Meet Stephanie Early, who moved from the USA to live and work in São Paulo for a year. Read the following interview where she tells us about her most memorable experiences from Brazil and gives some useful advice to newcomers.
1. Tell us a little about yourself, where are you from, what do you do etc.?
I am from outside of Detroit, Michigan, USA. I just graduated from Stanford University in June, with a degree in International Relations. I am currently working at Clifford Chance, an international law firm with a branch in São Paulo, as a paralegal/legal assistant.
2. When did you arrive in Brazil and what brought you here?
I arrived here at the end of July. I decided to come because I had deferred starting law school for a year to work, and was interested in spending that time in South America. I had studied Latin America in college (focusing mostly on Cuba) and had studied abroad in Santiago, Chile, so I knew I definitely wanted to come back to Latin America, preferably South America. Luckily, since I worked at the Center for Latin American Studies at Stanford, I was able to get in contact with an alum who was working at CC in São Paulo, and he helped me get the job here.
3. What were you first impressions of Brazil?
I think a better question for me would be my first impressions of São Paulo, since I haven’t traveled much in Brazil and I don’t think it’s accurate to characterize the whole country based on my impressions of this city. I’d say my initial, one-word impressions right after I got off the plane here were: sprawling, graffiti-laden, gray, and congested. Once I lived here for a few weeks, I’d say the thing that stuck out most to me about SP was its sophistication, especially the wealth of great food and nightlife available.
4. What do you miss most about home?
As goofy as it sounds, I miss the taste of real Diet Coke (Coca light is different somehow, more peppery), being able to go running outside wherever I want (and not be confined to a park or a treadmill), cheap drug store makeup, frozen yogurt, American gossip magazines, the pedestrian right-of-way, and regular installments of the Daily Show with Jon Stewart.
5. What has been your most frustrating experience in Brazil?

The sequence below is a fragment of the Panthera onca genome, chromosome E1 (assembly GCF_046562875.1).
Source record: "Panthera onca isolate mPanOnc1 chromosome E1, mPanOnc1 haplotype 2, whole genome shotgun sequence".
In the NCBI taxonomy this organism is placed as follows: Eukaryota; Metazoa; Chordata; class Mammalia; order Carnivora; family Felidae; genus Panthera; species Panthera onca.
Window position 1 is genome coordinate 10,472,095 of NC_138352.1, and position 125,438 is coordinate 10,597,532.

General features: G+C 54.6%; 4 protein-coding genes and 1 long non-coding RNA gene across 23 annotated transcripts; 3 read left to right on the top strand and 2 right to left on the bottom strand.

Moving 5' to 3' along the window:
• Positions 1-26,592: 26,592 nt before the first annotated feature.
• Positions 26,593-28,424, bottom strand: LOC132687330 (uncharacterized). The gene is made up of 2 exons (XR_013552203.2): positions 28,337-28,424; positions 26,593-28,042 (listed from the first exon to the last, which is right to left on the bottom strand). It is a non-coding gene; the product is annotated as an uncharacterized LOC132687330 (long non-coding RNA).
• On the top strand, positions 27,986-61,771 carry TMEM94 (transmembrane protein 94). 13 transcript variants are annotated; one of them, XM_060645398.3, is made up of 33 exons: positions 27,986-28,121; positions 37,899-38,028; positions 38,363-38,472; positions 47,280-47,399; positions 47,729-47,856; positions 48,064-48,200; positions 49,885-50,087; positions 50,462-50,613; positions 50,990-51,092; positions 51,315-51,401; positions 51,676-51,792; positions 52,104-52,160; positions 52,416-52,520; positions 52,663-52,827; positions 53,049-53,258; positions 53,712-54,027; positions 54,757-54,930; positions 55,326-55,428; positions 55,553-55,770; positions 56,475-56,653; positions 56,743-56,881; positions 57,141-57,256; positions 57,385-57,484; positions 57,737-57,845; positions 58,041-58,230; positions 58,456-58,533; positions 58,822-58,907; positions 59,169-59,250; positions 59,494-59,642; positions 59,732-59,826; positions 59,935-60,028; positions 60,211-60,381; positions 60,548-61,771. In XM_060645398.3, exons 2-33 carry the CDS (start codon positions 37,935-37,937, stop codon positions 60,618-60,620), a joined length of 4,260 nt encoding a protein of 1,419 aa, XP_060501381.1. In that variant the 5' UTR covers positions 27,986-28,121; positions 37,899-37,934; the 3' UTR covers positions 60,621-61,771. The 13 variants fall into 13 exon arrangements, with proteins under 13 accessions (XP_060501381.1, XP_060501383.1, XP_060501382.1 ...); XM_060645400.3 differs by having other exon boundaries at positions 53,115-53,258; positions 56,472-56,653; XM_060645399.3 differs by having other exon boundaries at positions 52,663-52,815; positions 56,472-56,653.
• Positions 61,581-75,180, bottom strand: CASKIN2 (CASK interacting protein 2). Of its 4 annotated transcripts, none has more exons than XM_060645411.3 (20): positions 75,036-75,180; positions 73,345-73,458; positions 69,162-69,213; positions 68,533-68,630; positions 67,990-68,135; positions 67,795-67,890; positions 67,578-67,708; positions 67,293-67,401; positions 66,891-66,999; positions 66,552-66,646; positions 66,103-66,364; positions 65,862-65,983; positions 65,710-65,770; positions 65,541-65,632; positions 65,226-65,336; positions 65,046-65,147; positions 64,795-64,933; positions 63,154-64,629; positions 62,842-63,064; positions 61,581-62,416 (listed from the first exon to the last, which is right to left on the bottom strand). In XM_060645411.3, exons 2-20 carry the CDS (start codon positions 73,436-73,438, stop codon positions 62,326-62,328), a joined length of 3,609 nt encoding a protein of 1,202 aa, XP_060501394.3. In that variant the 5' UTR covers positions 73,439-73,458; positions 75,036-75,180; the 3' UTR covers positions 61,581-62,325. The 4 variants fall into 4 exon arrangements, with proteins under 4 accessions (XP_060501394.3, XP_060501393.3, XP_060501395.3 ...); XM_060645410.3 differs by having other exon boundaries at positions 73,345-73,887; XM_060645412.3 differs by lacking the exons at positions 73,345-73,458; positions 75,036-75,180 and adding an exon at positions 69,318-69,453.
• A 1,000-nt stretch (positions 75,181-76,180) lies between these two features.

Not sure whether this was the MOST frustrating, but one of the most consistently annoying things I have experienced here is shopping. I hate how all the salespeople work on commission and mercilessly harass the innocent shopper. I happen to be a very hands-off” shopper — I like to come into the store, look around, maybe try something on, maybe buy something, and leave. Here in Brazil, salespeople tend to be aggressive to the point of being intimidating/annoying, and it bothers me so much that I dread going to the malls here. I also hate how in a lot of shoe and accessory shops, you can’t even touch the merchandise yourself, and must have a salesperson retrieve it for you. Long story short, I avoid shopping at all costs here.
6. What has been your most memorable experience in Brazil (specific incident)?
I have been here for 5 months so there are a LOT of memorable experiences, but one kind of funny story happened when I was in Rio with my friend Julia on Thanksgiving night. We were with a few other Americans looking for somewhere to have a (turkey-optional) Thanksgiving dinner, and we were walking in Copacabana past a BankBoston with a huge Christmas display, including an animatronic Santa and Mrs. Claus, reindeer, lights, and music. We noticed a lot of people staring up expectantly toward Santa, when suddenly a flurry of fake snow burst from the display, and all the little kids on the street started shrieking with delight and dancing around as the snow fell. It was quite surreal seeing snow falling on people wearing shorts and bikini tops, and it was fun watching little kids awe-struck at the sight of snow, even though it was fake.
7. What do you most like about Brazil (in general)?
I love how generally willing people are to help a confused stranger (like me), I love the food, I love the size and incredible diversity (cultural, physical, ethnic) of the country, and I love how self-contained Brazil is.
8. What is your favorite restaurant/place to hang out here?
Ooh tough question! I try to go to new bars and restaurants every weekend, because there are so many wonderful options here. I’d have to say one of my favorite restaurants is 348, an Argentine parrilla, and one of my favorite bars is KiaOra.
9. Do you have any funny stories/incidents to tell about your time in Brazil?